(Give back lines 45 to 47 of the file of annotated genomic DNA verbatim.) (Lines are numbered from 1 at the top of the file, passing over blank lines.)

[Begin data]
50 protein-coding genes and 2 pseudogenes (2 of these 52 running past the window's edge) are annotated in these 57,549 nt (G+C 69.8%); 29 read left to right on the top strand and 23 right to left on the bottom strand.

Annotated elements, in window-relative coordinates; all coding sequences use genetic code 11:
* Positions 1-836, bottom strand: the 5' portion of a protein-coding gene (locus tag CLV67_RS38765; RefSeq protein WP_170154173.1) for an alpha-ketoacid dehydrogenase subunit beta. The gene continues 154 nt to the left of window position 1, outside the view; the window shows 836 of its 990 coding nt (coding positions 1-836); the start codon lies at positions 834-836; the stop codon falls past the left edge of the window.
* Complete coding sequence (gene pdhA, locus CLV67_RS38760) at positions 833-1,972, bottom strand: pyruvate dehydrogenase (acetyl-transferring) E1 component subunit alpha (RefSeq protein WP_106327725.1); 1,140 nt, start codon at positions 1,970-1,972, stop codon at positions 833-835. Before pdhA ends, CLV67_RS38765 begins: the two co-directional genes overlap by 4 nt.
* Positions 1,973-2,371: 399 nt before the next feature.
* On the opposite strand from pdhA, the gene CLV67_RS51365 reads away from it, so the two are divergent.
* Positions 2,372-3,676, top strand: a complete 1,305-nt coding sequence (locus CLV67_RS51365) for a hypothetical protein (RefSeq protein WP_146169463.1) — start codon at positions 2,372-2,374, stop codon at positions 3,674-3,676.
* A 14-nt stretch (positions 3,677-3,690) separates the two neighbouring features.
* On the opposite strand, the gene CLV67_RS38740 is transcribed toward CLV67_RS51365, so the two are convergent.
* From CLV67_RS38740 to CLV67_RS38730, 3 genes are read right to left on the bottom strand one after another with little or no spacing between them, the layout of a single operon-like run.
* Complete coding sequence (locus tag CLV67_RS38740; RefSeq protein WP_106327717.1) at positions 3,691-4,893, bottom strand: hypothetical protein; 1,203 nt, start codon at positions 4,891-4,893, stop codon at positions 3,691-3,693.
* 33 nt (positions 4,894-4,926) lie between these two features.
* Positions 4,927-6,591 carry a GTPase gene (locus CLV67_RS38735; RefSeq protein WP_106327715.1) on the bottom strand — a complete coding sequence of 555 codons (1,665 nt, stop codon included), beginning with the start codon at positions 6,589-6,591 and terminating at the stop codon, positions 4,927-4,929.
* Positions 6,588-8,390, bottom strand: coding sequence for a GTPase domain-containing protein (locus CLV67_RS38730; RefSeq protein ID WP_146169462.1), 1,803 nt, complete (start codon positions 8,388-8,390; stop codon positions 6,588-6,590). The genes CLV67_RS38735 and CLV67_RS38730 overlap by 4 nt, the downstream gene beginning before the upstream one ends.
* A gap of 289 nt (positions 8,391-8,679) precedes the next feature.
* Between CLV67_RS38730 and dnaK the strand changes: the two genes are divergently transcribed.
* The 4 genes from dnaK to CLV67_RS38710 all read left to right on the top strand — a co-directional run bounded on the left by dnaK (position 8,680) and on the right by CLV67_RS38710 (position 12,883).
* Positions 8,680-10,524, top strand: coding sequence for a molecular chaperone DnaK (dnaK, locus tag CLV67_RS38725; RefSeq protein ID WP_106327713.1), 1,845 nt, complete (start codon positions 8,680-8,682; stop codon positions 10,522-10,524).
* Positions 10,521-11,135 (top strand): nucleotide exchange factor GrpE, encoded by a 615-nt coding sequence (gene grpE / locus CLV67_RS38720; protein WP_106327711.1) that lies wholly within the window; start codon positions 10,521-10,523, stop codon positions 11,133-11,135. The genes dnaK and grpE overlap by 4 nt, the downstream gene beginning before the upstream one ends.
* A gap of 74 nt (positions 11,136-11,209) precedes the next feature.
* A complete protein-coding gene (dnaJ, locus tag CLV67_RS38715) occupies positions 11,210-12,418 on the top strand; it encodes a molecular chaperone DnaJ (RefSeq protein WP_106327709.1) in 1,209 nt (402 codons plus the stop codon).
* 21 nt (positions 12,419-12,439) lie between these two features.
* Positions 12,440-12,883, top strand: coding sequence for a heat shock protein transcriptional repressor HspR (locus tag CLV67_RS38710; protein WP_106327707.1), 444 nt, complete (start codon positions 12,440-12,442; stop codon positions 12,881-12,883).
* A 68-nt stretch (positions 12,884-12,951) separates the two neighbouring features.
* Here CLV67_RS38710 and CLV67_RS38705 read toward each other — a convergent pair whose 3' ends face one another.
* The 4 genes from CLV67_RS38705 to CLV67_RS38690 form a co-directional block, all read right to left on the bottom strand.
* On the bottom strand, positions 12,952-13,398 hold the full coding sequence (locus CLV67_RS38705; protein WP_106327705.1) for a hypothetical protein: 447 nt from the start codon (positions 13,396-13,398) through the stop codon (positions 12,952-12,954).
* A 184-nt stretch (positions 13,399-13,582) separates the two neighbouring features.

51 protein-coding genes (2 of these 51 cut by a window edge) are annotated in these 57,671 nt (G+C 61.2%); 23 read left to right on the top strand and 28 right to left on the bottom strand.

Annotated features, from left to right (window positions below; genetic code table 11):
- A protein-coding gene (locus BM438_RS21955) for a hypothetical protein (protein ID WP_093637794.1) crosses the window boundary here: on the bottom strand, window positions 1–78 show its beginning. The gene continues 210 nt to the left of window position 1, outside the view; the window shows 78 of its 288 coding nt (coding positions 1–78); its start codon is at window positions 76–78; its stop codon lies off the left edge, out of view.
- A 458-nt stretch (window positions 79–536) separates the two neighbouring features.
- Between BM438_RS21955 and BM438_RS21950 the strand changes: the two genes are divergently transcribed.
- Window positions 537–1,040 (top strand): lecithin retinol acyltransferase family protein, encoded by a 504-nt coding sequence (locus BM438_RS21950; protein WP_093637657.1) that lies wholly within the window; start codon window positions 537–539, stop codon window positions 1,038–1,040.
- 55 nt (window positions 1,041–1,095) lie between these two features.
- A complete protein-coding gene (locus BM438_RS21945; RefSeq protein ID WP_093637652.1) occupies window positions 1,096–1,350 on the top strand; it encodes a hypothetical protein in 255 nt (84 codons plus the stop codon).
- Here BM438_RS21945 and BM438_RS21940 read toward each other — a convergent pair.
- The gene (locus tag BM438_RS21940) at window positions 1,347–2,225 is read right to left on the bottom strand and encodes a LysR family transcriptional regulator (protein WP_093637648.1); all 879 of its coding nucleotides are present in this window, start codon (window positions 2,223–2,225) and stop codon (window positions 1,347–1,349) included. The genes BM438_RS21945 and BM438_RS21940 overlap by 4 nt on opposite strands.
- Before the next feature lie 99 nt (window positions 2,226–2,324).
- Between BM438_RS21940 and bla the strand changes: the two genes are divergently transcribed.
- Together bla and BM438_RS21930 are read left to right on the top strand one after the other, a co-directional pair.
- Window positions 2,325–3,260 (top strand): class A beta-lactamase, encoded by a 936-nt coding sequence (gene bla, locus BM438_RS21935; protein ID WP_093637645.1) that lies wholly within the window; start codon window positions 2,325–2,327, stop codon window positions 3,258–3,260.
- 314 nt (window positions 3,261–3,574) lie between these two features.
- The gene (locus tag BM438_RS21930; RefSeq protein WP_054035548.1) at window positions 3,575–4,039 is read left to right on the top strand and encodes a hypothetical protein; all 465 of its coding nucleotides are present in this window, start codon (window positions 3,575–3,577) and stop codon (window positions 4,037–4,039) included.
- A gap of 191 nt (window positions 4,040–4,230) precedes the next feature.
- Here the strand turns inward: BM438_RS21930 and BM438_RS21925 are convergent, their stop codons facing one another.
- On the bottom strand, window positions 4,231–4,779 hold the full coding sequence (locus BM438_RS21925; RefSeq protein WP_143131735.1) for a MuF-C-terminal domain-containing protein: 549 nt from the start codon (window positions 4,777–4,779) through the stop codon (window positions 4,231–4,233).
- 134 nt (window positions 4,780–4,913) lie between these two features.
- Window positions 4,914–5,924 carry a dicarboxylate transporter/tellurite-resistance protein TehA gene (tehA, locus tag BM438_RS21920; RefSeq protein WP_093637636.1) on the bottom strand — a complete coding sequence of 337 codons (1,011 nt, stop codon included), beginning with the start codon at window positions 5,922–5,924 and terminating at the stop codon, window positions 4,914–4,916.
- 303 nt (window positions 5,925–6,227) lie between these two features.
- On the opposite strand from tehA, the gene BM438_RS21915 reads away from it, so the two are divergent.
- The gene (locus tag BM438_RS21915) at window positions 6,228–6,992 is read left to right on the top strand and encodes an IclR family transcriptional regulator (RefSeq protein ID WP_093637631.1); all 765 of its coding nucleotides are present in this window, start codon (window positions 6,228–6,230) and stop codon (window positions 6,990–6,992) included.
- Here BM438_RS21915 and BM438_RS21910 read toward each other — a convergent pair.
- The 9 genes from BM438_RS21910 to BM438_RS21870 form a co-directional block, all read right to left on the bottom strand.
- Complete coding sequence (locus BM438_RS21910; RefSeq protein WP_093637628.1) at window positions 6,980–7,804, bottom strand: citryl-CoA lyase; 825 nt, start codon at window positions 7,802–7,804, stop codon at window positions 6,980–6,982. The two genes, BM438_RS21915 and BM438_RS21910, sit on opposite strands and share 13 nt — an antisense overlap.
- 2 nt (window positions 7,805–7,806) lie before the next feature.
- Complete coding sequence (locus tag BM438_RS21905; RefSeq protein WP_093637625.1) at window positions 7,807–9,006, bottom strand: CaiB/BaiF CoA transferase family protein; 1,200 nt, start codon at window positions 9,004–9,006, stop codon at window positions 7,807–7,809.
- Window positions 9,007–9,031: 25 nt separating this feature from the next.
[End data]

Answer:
- A gap of 191 nt (window positions 4,040–4,230) precedes the next feature.
- Here the strand turns inward: BM438_RS21930 and BM438_RS21925 are convergent, their stop codons facing one another.
- On the bottom strand, window positions 4,231–4,779 hold the full coding sequence (locus BM438_RS21925; RefSeq protein WP_143131735.1) for a MuF-C-terminal domain-containing protein: 549 nt from the start codon (window positions 4,777–4,779) through the stop codon (window positions 4,231–4,233).